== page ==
The Buddha, who was before all else a great teacher, had the same gift. You might describe his entire career as a process of explaining mortality to a class of clueless, distracted adolescents - us - using catchy stories and familiar pictures. And he came to the subject, umpteen rebirths earlier, pretty clueless himself. This is important. It makes a teacher a bit of a hero if you know he or she has walked the talk.

"Eternal Presence: Handprints and Footprints in Buddhist Art'' at the Katonah Museum of Art is all about teachers - the Buddha among them - walking, talking and leaving impressions. It's a wonderful show; ideal, even: compact, novel in theme, poetic in tone, composed of unusual objects from some great international Asian collections like Musée Guimet in Paris and the Museum für Indische Kunst in Berlin.
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Along with figures, abstract images emerged, carved footprints being especially popular. Called buddhapada, they came in many sizes. One pair in the show, carved from gray stone in what is now Pakistan, has feet nearly three feet long, while those on a lapis lazuli seal measure only an inch. As with much Buddhist art, their meaning is paradoxical: they are evidence of the Buddha's presence, but also memorials to his absence.
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Even agnostically, these emblems have deep personal and poetic resonance. Like the empty shoes at the end of Virginia Woolf's novel "Jacob's Room,'' the image of the Buddha's footprints translates an overpowering vision of loss and change into a reassuringly concrete, graspable, familiar form. Someday we will have to confront the vision face-on; neither teachers nor art can alter that. And that's when we grow up. -more-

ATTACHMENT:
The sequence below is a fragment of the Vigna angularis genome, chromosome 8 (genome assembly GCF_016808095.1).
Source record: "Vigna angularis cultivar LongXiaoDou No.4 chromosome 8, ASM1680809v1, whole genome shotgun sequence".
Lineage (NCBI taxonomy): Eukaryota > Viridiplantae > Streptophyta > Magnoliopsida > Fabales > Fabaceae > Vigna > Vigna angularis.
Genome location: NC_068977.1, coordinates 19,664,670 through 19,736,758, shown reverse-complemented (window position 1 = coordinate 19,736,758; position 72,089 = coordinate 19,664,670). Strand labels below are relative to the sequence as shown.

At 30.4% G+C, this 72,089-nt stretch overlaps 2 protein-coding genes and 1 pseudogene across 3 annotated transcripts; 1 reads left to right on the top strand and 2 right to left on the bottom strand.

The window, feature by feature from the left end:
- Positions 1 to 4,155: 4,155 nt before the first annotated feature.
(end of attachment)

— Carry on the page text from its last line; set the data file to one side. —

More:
Wednesday, November 10, 2004

NASA studies 'Rain Man' inspiration
Autistic 'mega-savant' undergoes CAT, MRI scans

Monday, November 8, 2004 Posted: 1535 GMT (2335 HKT)

SALT LAKE CITY, Utah (AP) -- NASA scientists are studying the man who was the basis for Dustin Hoffman's character in the 1988 film "Rain Man," hoping that technology used to study the effects of space travel on the brain will help explain his mental capabilities.

Last week, researchers had autistic savant Kim Peek undergo a series of tests including computerized tomography and magnetic resonance imaging, the results of which will be melded to create a three-dimensional look at his brain structure.

The researchers want to compare a series of MRI images taken in 1988 by Dr. Dan Christensen, Peek's neuropsychiatrist at the University of Utah, to see what has since changed within his brain.

Not only are Peek's brain and his abilities unique, noted Richard D. Boyle, director of the California center performing the scans, but he seems to be getting smarter in his specialty areas as he ages.

The 53-year-old Peek is called a "mega-savant" because he is a genius in about 15 different subjects, from history and literature and geography to numbers, sports, music and dates. But he also is severely limited in other ways, like not being able to find the silverware drawer at home or dressing himself.

"The goal is to measure what happens in Kim's brain when he expresses things and when he thinks about them," said his father, Fran.
This has been the entire article. Also see http://www.wisconsinmedicalsociety.org/savant/kimpeek.cfm

Monday, November 8, 2004

The Legend of Bono Vox:Lessons learned in the church of U2.
By Scott Calhoun

The faithful never grow tired of hearing the legend of Bono Vox. It reminds them that extraordinary things can, and typically do, come from humble beginnings. As a parable, its lesson is that you, too, should dream big and then work hard to realize those dreams.

Reminding, comforting, and challenging are recurring themes in Get Up Off Your Knees: Preaching the U2 Catalog. Editors Raewynne J. Whiteley and Beth Maynard, both Episcopalian ministers, have produced the first book of sermons inspired by what just might be the world's most influential rock 'n' roll band. Gathering 26 contributors from across the landscape of U2 fandom to offer a collection of homilies, meditations, and essays, they offer a welcome portrait of what's possible when you have three chords and the truth.
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You won't find any deep exegesis of either the biblical text or the U2 song in these sermons. Nor will you get much engagement with a particular strain of theology or critical theory. There is a clear emphasis on the biblical imperative to act on what you know, but the contributors leave it up to the reader to find a specific application of the truths these sermons recall. I found this an odd omission, as it is unlike the work of U2, who have always offered an organization, a place, or a face in need of our help.